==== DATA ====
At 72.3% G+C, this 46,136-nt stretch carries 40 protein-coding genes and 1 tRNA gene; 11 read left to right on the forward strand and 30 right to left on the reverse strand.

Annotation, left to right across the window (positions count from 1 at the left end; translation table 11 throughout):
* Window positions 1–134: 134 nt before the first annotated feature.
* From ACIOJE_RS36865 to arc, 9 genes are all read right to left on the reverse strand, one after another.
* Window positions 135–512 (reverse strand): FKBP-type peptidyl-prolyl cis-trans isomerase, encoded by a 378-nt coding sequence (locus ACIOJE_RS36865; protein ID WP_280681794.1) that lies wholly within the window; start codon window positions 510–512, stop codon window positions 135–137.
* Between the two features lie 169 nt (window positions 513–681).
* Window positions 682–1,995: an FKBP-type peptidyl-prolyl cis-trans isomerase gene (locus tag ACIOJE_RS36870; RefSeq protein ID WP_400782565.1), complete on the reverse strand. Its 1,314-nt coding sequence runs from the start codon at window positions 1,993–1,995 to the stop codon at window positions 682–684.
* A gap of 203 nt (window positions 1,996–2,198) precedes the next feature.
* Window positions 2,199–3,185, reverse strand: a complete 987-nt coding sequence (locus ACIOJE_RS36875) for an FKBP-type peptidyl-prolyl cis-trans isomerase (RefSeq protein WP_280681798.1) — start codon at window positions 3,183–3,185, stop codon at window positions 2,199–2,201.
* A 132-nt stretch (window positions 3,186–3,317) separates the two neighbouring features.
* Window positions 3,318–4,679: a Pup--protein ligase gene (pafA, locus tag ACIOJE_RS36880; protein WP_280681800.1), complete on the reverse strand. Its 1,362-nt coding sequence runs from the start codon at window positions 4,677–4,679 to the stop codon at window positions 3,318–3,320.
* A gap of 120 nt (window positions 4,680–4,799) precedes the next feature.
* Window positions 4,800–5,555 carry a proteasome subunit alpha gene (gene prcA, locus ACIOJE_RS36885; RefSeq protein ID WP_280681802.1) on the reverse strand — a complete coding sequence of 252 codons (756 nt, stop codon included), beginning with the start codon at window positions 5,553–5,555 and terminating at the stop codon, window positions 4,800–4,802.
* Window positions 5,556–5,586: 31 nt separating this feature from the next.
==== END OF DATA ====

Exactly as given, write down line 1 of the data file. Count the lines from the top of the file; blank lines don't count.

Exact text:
At 72.3% G+C, this 46,136-nt stretch carries 40 protein-coding genes and 1 tRNA gene; 11 read left to right on the forward strand and 30 right to left on the reverse strand.